In addition to our regular weekly menu, we'll also feature samples and glass pours of several brands making their debut in Washington at Saké Nomi. Some of the exciting new selections we'll be pouring include:

Tenryo Koshu- an aged Junmai Daiginjo (Gifu prefecture)

Tenryo Hidahomare- Junmai Ginjo (Gifu)

Kaiun- Junmai Ginjo (Shizuoka)

Kitaya Ai No Hime "Princess of Love"- Sparkling Junmai (Fukuoka)

Sawanoi "Extra Dry"- Junmai (Tokyo)

Shirakawago Sasanigori- Nigori Junmai Ginjo (Gifu)

Kan Nihonkai "Sea of Japan Rim"- Tokubetsu Junmai (Shimane)

We hope you can join us, and we look forward to filling your glass on February 16!


Meet "The Saké Lady," Hideyo Seek
A "Vertical Tasting" of the tasty Chikurin brand
Sat., Feb. 23 @ 2 - 4 p.m

Please join us on Sat., Feb. 23 as we welcome "The Saké Lady," Hideyo Seek (of Young's Columbia Wine Co.), back from Japan with a special "vertical tasting" of selections from Marumoto Brewing Co. (est. 1867, Okayama prefecture).

It'll be a very casual, "open house" style affair at which we'll be pouring samples of the junmai, junmai ginjo, and junmai daiginjo versions of Chikurin brand saké, as well as some of the fun sparking saké that Marumoto produces under the Hou Hou Shu label. All the selections will also be available for purchase by the glass or bottle.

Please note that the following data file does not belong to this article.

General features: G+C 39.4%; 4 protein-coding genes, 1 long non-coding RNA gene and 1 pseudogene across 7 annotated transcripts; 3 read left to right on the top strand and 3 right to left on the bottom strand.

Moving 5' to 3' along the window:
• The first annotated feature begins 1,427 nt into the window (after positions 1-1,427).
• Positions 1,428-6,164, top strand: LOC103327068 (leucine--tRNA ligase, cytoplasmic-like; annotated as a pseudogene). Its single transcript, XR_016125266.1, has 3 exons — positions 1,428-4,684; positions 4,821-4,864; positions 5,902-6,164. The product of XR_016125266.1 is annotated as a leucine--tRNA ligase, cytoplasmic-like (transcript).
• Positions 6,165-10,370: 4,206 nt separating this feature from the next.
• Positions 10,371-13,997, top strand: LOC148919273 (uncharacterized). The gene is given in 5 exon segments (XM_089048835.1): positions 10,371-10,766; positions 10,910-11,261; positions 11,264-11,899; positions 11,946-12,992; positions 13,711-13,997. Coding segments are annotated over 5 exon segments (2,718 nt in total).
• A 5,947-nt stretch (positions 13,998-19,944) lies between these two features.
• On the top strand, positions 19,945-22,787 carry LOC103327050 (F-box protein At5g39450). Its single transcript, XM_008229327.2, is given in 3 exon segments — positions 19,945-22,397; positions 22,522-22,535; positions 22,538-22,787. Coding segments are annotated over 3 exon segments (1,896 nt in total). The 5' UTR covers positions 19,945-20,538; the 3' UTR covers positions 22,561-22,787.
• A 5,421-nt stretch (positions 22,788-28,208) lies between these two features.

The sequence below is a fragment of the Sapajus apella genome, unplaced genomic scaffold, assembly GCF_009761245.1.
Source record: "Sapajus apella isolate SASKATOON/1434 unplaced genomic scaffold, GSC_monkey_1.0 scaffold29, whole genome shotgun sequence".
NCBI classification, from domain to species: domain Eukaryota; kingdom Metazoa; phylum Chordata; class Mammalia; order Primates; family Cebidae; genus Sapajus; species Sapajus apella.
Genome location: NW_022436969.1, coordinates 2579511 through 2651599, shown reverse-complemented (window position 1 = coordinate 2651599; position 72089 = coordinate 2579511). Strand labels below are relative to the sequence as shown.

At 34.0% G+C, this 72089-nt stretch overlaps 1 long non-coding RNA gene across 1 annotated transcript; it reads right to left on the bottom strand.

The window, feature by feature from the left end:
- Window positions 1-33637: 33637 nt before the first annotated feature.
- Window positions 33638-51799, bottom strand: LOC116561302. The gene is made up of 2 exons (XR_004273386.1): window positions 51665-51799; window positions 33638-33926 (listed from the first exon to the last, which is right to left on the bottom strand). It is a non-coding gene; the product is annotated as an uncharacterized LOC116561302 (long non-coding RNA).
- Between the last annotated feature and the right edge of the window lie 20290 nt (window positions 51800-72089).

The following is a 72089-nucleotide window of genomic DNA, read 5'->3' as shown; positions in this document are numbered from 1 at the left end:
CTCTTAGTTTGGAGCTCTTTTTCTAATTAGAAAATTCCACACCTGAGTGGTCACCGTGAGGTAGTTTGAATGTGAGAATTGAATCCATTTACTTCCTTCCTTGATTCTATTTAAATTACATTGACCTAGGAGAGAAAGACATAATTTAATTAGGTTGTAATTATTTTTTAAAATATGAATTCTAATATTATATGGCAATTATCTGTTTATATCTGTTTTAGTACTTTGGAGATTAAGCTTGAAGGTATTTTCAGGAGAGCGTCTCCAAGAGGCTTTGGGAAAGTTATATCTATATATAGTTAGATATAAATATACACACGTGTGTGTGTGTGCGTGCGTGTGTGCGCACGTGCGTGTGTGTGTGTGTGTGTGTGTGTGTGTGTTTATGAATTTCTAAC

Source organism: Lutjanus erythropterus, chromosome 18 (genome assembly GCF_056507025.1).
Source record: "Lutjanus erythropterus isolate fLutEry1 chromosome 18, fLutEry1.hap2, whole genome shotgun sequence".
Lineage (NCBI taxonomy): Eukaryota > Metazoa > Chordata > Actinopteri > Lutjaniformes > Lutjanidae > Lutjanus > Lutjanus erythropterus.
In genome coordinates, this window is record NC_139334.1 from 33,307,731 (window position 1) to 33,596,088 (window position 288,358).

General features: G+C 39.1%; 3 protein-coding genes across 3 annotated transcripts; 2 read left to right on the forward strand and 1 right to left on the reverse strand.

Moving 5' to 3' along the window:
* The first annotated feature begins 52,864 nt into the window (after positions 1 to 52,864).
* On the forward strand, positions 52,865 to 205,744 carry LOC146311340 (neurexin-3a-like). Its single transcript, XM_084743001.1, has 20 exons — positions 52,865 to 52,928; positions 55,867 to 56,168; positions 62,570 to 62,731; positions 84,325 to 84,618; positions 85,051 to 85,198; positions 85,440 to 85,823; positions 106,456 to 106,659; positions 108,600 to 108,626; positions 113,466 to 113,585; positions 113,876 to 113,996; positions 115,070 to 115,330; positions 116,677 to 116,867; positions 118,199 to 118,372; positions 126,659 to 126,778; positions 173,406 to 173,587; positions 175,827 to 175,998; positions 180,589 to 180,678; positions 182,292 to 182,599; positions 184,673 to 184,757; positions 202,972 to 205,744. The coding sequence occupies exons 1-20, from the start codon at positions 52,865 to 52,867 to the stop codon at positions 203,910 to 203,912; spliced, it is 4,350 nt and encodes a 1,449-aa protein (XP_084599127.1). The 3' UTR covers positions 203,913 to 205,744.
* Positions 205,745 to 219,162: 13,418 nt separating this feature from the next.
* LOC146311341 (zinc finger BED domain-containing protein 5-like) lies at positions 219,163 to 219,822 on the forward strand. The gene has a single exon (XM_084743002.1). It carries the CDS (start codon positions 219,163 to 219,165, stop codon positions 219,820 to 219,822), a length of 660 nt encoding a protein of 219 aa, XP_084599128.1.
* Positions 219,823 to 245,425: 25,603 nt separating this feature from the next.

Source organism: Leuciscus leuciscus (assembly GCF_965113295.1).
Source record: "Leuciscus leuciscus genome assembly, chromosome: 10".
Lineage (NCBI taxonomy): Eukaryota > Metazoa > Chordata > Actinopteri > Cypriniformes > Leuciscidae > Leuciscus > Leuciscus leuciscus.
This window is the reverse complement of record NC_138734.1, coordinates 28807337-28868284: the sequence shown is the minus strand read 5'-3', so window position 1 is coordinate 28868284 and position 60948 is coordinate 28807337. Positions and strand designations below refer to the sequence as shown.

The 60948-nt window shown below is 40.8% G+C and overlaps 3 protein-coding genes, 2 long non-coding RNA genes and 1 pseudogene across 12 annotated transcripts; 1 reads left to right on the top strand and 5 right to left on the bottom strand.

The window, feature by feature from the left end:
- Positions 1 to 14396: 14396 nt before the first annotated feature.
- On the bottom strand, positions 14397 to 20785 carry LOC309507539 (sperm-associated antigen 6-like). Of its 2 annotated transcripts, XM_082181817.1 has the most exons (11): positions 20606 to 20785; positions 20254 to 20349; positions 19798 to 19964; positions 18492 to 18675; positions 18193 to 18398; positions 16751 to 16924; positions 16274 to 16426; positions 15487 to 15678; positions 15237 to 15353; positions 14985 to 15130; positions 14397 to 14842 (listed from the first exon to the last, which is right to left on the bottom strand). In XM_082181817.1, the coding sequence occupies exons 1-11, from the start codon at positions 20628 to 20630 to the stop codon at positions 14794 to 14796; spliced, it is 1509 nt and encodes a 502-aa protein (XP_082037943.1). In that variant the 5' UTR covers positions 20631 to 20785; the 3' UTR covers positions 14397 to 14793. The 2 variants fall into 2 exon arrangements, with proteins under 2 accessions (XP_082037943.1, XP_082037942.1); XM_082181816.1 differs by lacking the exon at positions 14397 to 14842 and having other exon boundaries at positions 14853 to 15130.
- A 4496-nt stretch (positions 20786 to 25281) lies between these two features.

Hideyo-san, like Taiko, is another charming beauty from Ibaraki prefecture, and she is currently in Japan touring the breweries in Young's Columbia's portfolio. We hope that she will have "dried out" enough by the 23rd to be coherent, but we'll be on hand to assist her if she isn't.


Same Saké, Different Vessels:
Review by "saké newbie" Jonathan Hanneman

To explore the concept of how your drinkware affects your saké drinking experience, Saké Nomi hosted a "Same Saké, Different Vessels" seminar on Friday, Jan. 25.

For those of you who haven't had a chance to attend one of our classes or special themed tastings, they're usual very casual, friendly affairs. Aside from seeing some saké-fuelled lightbulbs alighting as the participants grasp a fundamental saké concept, our greatest pleasure is seeing the interaction between the participants and watching our nomidachi ("drinking companion") community concept come to fruition.

A diverse and jovial group gathered to help us in our research on Jan. 25, and we encouraged everyone to take some brief notes to help them notice how their drinking experience differed from vessel to vessel and sake to sake.

To give you an idea of how things went, we'd like to share this review, submitted by nomidachi Jonathan Hanneman:

"Saké Newbie"
by Jonathan Hanneman

Friday evening, January 25. I found myself wandering Pioneer Square wondering what I had gotten into. "Same Saké, Different Vessels" was starting in a few minutes. I had spent how much on an evening with a bunch of people I didn't know? And they were probably all experts who spoke fluent Japanese and actually knew the difference between milling levels and other mysteries of rice. My stomach turned. Overcoming the urge to hop an 18 and just head home before I humiliated myself, I turned down Washington Street and entered Saké Nomi.

Though I've been intrigued since my first sip, I'm no saké expert. I've tasted good saké, and I've had my fair share of bad. My experience extends mostly to microwaved bottles at my local sushi joint and my grocery store's limited selection. So I can't claim to know much. But I do know what I like, and brief experience said Saké Nomi seemed to have a lot of it.